your own presidential showdown, using candidates and
their answers like building blocks that shatter the standard
conventions of a televised political debate.
Yahoo! and the
blog HuffingtonPost.com and the Web magazine Slate.com
this week will let viewers assemble their own presidential
confrontations. They can stack one candidate against
another, or line them all up by single issue.
Rose will be the moderator and interviewer who will elicit
the answer blocks in a series of interviews Wednesday with
the eight Democratic presidential candidates. Rose
will quiz each candidate separately, by satellite from
New York, on topics selected by a vote of Yahoo!
Once posted on
the three Web sites on Thursday, viewers will be able to
edit to taste. Joe Biden versus Barack Obama on the war in
Iraq. Hillary Rodham Clinton on health care,
education, and the war. All eight on a ''wild card''
question reserved for each one. And more.
Call it Web 2.0
politics. Or call it what its organizers do--a
The experiment is
the latest offspring of the marriage of politics and
the Internet. Presidential candidates have ventured onto
online social networking sites such as Facebook and
MySpace. They've established elaborate interactive Web
pages to spread their message and raise money. They've
learned to advertise based on keyword searches. They've
participated in online town halls sponsored by the liberal
MoveOn.org. And they've lived and suffered by the
power of YouTube.
''The point is
putting power in the hands of the audience and letting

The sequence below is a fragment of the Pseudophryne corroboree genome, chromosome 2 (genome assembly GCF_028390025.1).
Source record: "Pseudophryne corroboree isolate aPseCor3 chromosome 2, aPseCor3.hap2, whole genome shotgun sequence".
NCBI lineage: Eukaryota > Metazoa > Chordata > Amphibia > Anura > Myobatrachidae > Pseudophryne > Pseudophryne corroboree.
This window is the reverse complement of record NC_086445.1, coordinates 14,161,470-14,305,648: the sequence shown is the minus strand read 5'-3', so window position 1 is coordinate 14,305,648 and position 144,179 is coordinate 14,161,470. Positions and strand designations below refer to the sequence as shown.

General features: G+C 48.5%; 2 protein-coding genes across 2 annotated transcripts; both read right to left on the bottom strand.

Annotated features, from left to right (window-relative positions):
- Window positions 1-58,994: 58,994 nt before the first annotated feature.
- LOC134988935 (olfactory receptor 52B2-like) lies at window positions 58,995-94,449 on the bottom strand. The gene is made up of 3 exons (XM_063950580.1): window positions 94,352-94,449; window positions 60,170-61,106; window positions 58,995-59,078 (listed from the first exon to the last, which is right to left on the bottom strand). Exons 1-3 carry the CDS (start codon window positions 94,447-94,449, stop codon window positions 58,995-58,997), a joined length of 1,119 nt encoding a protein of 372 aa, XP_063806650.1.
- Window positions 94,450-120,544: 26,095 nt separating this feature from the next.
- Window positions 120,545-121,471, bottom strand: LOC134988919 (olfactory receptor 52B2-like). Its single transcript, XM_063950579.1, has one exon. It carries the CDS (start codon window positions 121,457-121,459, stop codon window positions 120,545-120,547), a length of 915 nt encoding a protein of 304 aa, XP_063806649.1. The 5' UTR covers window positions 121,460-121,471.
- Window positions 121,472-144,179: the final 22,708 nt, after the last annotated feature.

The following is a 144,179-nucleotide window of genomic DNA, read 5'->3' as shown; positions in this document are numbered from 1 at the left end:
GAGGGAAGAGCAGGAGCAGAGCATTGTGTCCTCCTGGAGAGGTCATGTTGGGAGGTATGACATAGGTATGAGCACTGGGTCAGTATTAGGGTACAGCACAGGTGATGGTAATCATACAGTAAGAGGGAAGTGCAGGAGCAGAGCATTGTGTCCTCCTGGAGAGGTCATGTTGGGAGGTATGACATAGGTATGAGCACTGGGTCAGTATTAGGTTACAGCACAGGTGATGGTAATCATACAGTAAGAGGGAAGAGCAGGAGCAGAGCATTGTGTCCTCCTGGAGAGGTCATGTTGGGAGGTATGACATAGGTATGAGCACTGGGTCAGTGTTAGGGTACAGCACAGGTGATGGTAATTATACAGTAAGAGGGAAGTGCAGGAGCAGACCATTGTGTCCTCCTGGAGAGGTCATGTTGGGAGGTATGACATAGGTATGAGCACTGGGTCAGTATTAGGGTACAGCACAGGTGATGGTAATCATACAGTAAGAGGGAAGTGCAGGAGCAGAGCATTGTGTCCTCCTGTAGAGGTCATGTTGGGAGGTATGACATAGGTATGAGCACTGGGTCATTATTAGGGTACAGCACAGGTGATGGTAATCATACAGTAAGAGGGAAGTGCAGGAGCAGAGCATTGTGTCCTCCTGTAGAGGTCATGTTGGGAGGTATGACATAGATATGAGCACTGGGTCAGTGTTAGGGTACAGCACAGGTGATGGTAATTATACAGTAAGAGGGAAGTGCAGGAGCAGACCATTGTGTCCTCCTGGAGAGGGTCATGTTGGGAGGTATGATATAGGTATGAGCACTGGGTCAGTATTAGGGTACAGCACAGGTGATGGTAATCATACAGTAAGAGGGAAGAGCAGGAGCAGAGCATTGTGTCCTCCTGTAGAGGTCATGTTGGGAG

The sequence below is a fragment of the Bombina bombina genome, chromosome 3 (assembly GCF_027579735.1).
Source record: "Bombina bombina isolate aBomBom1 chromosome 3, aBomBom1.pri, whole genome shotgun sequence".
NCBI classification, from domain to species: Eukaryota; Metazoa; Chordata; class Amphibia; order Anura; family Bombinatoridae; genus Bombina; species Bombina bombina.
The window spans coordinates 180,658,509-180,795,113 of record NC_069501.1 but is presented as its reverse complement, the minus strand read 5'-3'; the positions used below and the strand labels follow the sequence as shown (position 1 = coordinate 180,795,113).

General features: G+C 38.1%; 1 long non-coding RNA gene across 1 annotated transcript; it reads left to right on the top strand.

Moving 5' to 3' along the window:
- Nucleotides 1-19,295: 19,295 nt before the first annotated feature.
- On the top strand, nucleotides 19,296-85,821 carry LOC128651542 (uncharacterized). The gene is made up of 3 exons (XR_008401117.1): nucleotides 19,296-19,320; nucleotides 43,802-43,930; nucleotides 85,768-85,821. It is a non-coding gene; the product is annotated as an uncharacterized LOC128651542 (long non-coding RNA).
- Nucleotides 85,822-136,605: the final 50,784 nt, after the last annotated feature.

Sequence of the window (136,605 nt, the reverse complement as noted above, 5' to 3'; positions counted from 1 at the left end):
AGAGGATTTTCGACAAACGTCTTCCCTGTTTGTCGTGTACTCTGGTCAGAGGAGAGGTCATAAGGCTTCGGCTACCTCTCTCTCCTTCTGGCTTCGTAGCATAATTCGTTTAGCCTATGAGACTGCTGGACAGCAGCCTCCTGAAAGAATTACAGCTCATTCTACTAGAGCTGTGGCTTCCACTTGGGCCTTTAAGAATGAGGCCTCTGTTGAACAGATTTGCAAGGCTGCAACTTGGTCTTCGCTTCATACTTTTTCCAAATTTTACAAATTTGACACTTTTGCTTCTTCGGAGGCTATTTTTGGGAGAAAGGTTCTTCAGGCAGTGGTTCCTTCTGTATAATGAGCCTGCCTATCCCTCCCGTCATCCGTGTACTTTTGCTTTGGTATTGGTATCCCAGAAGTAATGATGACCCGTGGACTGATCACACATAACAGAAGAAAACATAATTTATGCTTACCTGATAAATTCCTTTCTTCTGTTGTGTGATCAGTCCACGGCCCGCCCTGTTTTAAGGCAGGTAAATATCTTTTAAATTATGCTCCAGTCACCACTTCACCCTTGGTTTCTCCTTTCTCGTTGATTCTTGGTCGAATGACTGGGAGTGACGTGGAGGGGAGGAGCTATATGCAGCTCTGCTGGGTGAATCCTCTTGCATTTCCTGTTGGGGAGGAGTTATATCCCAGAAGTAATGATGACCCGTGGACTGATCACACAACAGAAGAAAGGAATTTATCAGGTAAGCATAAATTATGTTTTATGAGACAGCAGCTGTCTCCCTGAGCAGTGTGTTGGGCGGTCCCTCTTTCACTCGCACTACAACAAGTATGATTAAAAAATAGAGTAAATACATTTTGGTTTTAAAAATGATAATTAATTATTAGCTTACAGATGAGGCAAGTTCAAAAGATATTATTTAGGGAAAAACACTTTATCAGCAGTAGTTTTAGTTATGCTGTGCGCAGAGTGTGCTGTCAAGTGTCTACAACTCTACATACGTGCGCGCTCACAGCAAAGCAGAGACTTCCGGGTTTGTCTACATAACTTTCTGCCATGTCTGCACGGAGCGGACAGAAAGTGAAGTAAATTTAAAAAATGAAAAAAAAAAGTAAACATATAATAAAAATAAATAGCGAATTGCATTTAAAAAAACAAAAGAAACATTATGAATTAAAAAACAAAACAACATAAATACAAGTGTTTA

them navigate it,'' said Scott Moore, Yahoo!'s senior vice
president of news and information.
The idea, said
Huffington Post's Arianna Huffington, was to reach an
audience made up particularly of young people who typically
do not get their information from traditional media
''If we're going
to increase their political participation we have to
meet them where they are,'' she said. ''That was the idea of
the mashup--that is, to empower users to create
their own tailored candidate forum experience.... They
may not sit spellbound for an hour and a half.''
Rose will ask the
candidates questions on four categories: the war,
health care, education and one undisclosed
candidate-specific subject. As the interviewer, Rose
will be allowed to follow up and to slightly alter the
questions to fit the circumstance.
interviews, if watched in one chronological sitting, would
last about two hours. But that's so old media.
''A big part of
this for us is to try to innovate and do something that
hasn't been done before,'' Moore said.
candidates, the format permits them to reach an audience
without major scheduling upheavals. They'll connect
with Rose from wherever they happen to be campaigning.
Several of the candidates who are members of Congress
will participate from Washington.
So far, only the
Democrats have agreed to be part of such a debate.
Moore, Huffington, and Slate's Jacob Weisberg want to have a
similar exchange with Republicans. Once the parties
have their nominees, Moore said he'd like to stage an
event that would also allow the candidates to interact
with each other.
testing the Internet, too. MySpace and MTV plan to hold
real-time online conversations between the candidates and
young voters, who will be able to instant-message,
e-mail, or phone text their questions. The exchanges
will be Webcast live on MTV.com and MySpaceTV.com
starting later this month through December.
''If you think
back to the 1960 [presidential] campaign, that was the
first time that television had a material impact on the
election, on who won,'' Moore said, referring to the
televised debates between John F. Kennedy and Richard
Nixon. ''I believe that 2008 will be the first time
that the Internet will have a material impact on who wins
the election.'' (Jim Kuhnhenn, AP)